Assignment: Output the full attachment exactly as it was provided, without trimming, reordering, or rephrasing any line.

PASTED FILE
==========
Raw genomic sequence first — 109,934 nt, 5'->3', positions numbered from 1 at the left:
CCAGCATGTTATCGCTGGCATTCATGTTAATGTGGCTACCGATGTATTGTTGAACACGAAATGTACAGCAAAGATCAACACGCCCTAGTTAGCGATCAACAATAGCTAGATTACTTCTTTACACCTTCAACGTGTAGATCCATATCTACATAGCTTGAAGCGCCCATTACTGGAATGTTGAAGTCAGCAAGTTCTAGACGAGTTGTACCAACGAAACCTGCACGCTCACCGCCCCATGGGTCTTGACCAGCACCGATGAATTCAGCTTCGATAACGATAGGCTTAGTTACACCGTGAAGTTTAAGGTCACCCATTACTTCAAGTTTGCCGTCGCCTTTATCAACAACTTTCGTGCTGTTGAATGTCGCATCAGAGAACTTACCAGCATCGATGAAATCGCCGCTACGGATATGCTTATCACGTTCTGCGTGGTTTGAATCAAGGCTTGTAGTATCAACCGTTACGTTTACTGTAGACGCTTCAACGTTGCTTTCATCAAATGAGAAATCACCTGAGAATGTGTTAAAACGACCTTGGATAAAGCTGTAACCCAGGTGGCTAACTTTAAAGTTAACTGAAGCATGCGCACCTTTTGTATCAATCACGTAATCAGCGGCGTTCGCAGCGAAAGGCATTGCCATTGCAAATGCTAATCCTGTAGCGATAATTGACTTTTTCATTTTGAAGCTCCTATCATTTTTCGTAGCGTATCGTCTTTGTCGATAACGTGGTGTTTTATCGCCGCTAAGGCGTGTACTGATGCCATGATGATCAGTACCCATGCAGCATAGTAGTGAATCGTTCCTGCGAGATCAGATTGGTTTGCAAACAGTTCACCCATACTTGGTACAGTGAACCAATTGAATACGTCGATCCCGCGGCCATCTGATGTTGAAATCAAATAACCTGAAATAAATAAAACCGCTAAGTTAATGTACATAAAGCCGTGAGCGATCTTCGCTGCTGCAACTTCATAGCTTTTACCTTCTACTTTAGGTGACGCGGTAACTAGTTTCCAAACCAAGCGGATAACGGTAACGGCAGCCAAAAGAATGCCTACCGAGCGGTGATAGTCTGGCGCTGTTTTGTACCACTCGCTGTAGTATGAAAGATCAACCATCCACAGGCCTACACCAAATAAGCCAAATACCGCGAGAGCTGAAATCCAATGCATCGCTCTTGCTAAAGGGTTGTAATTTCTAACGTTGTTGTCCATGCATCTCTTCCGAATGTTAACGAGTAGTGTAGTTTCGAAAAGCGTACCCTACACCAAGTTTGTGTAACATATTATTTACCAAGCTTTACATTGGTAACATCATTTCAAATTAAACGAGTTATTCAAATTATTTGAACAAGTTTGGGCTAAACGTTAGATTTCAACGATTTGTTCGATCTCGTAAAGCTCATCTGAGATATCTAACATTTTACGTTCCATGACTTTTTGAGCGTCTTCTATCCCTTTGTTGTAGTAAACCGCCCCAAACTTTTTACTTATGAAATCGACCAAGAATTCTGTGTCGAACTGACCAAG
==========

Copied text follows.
Raw genomic sequence first — 109,934 nt, 5'->3', positions numbered from 1 at the left:
CCAGCATGTTATCGCTGGCATTCATGTTAATGTGGCTACCGATGTATTGTTGAACACGAAATGTACAGCAAAGATCAACACGCCCTAGTTAGCGATCAACAATAGCTAGATTACTTCTTTACACCTTCAACGTGTAGATCCATATCTACATAGCTTGAAGCGCCCATTACTGGAATGTTGAAGTCAGCAAGTTCTAGACGAGTTGTACCAACGAAACCTGCACGCTCACCGCCCCATGGGTCTTGACCAGCACCGATGAATTCAGCTTCGATAACGATAGGCTTAGTTACACCGTGAAGTTTAAGGTCACCCATTACTTCAAGTTTGCCGTCGCCTTTATCAACAACTTTCGTGCTGTTGAATGTCGCATCAGAGAACTTACCAGCATCGATGAAATCGCCGCTACGGATATGCTTATCACGTTCTGCGTGGTTTGAATCAAGGCTTGTAGTATCAACCGTTACGTTTACTGTAGACGCTTCAACGTTGCTTTCATCAAATGAGAAATCACCTGAGAATGTGTTAAAACGACCTTGGATAAAGCTGTAACCCAGGTGGCTAACTTTAAAGTTAACTGAAGCATGCGCACCTTTTGTATCAATCACGTAATCAGCGGCGTTCGCAGCGAAAGGCATTGCCATTGCAAATGCTAATCCTGTAGCGATAATTGACTTTTTCATTTTGAAGCTCCTATCATTTTTCGTAGCGTATCGTCTTTGTCGATAACGTGGTGTTTTATCGCCGCTAAGGCGTGTACTGATGCCATGATGATCAGTACCCATGCAGCATAGTAGTGAATCGTTCCTGCGAGATCAGATTGGTTTGCAAACAGTTCACCCATACTTGGTACAGTGAACCAATTGAATACGTCGATCCCGCGGCCATCTGATGTTGAAATCAAATAACCTGAAATAAATAAAACCGCTAAGTTAATGTACATAAAGCCGTGAGCGATCTTCGCTGCTGCAACTTCATAGCTTTTACCTTCTACTTTAGGTGACGCGGTAACTAGTTTCCAAACCAAGCGGATAACGGTAACGGCAGCCAAAAGAATGCCTACCGAGCGGTGATAGTCTGGCGCTGTTTTGTACCACTCGCTGTAGTATGAAAGATCAACCATCCACAGGCCTACACCAAATAAGCCAAATACCGCGAGAGCTGAAATCCAATGCATCGCTCTTGCTAAAGGGTTGTAATTTCTAACGTTGTTGTCCATGCATCTCTTCCGAATGTTAACGAGTAGTGTAGTTTCGAAAAGCGTACCCTACACCAAGTTTGTGTAACATATTATTTACCAAGCTTTACATTGGTAACATCATTTCAAATTAAACGAGTTATTCAAATTATTTGAACAAGTTTGGGCTAAACGTTAGATTTCAACGATTTGTTCGATCTCGTAAAGCTCATCTGAGATATCTAACATTTTACGTTCCATGACTTTTTGAGCGTCTTCTATCCCTTTGTTGTAGTAAACCGCCCCAAACTTTTTACTTATGAAATCGACCAAGAATTCTGTGTCGAACTGACCAAG